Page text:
Besides, he had warned her, in his smiling, masterful way, that he would expect her.
She was weeping with rage and humiliation. At that moment, had she found herself face to face with Prince Rénine, she could have struck him with her riding whip.
Before her was the rugged and picturesque stretch of country which lies between the Orne and the Sarthe, above Alençon, and which is known as Little Switzerland. Steep hills compelled her frequently to moderate her pace, the more so as she had to cover some six miles before reaching her destination. But, though the speed at which she rode became less headlong, though her physical effort gradually slackened, she nevertheless persisted in her indignation against Prince Rénine. She bore him a grudge not only for the unspeakable action of which he had been guilty, but also for his behaviour to her during the last three days, his persistent attentions, his assurance, his air of excessive politeness.
She was nearly there. In the bottom of a valley, an old park wall, full of cracks and covered with moss and weeds, revealed the ball turret of a château and a few windows with closed shutters. This was the Domaine de Halingre. She followed the wall and turned a corner. In the middle of the crescent-shaped space before which lay the entrance gates, Serge Rénine stood waiting beside his horse.
She sprang to the ground, and, as he stepped forward, hat in hand, thanking her for coming, she cried:
"One word, monsieur, to begin with. Something quite inexplicable happened just now. Three shots were fired at a motorcar in which I was sitting. Did you fire those shots?"
She seemed dumbfounded:
"Then you confess it?"
"You have asked a question, madame, and I have answered it."
"But how dare you? What gave you the right?"
"I was not exercising a right, madame; I was performing a duty!"
"Indeed! And what duty, pray?"
"The duty of protecting you against a man who is trying to profit by your troubles."
"I forbid you to speak like that. I am responsible for my own actions, and I decided upon them in perfect liberty."
"Madame, I overheard your conversation with M. Rossigny this morning, and it did not appear to me that you were accompanying him with a light heart. I admit the ruthlessness and bad taste of my interference and I apologise for it humbly, but I risked being taken for a ruffian in order to give you a few hours for reflection."
"I have reflected fully, monsieur. When I have once made up my mind to a thing, I do not change it."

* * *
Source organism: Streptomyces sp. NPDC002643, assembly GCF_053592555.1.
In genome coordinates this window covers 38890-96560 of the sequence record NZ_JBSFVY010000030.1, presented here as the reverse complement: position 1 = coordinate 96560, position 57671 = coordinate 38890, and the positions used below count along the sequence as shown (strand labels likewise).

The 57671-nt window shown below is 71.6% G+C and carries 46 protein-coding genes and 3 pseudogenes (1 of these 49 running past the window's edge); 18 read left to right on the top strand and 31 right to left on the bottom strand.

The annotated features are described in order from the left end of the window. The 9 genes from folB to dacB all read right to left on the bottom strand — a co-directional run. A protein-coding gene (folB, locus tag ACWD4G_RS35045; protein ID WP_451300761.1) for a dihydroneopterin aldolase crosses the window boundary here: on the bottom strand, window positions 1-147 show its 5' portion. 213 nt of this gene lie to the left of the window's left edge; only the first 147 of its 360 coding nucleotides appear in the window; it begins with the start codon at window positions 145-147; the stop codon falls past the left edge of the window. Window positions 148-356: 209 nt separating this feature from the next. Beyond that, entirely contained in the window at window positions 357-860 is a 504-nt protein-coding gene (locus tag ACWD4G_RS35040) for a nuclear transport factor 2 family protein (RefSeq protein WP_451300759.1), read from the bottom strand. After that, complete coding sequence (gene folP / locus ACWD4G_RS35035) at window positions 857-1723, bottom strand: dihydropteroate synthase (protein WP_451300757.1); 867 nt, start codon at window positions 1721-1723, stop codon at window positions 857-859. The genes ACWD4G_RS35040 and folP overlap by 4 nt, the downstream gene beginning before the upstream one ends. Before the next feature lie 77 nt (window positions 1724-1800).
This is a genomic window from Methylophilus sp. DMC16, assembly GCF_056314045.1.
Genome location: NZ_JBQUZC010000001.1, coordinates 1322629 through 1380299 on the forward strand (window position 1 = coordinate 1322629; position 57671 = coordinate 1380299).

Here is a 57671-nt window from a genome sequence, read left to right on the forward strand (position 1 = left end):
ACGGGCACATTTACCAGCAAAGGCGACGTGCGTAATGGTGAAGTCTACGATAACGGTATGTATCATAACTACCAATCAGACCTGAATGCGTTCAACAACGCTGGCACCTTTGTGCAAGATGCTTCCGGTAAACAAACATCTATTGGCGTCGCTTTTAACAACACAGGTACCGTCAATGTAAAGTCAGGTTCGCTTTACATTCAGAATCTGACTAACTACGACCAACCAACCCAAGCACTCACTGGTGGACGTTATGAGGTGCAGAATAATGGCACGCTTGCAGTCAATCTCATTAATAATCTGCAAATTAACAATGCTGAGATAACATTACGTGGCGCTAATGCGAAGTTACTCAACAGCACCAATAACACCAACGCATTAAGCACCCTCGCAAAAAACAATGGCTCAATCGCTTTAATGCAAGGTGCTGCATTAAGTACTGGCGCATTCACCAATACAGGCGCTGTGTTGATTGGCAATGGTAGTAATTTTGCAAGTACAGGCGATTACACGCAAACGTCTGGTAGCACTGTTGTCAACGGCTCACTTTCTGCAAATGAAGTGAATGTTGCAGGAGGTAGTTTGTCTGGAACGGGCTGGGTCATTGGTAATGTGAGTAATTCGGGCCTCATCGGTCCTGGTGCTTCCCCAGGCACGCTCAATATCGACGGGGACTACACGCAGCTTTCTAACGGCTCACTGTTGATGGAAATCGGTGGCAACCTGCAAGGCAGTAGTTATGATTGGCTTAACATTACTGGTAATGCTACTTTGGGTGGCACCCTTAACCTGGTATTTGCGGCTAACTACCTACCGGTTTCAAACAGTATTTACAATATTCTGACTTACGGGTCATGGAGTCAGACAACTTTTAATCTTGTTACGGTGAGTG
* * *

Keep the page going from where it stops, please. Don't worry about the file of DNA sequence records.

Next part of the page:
"Yes, madame, you do, sometimes. If not, why are you here instead of there?"
Hortense was confused for a moment. All her anger had subsided. She looked at Rénine with the surprise which one experiences when confronted with certain persons who are unlike their fellows, more capable of performing unusual actions, more generous and disinterested. She realised perfectly that he was acting without any ulterior motive or calculation, that he was, as he had said, merely fulfilling his duty as a gentleman to a woman who has taken the wrong turning.
Speaking very gently, he said:
"I know very little about you, madame, but enough to make me wish to be of use to you. You are twenty-six years old and have lost both your parents. Seven years ago, you became the wife of the Comte d'Aigleroche's nephew by marriage, who proved to be of unsound mind, half insane indeed, and had to be confined. This made it impossible for you to obtain a divorce and compelled you, since your dowry had been squandered, to live with your uncle and at his expense. It's a depressing environment. The count and countess do not agree. Years ago, the count was deserted by his first wife, who ran away with the countess' first husband. The abandoned husband and wife decided out of spite to unite their fortunes, but found nothing but disappointment and ill will in this second marriage. And you suffer the consequences. They lead a monotonous, narrow, lonely life for eleven months or more out of the year. One day, you met M. Rossigny, who fell in love with you and suggested an elopement. You did not care for him. But you were bored, your youth was being wasted, you longed for the unexpected, for adventure ... in a word, you accepted with the very definite intention of keeping your admirer at arm's length, but also with the rather ingenuous hope that the scandal would force your uncle's hand and make him account for his trusteeship and assure you of an independent existence. That is how you stand. At present you have to choose between placing yourself in M. Rossigny's hands ... or trusting yourself to me."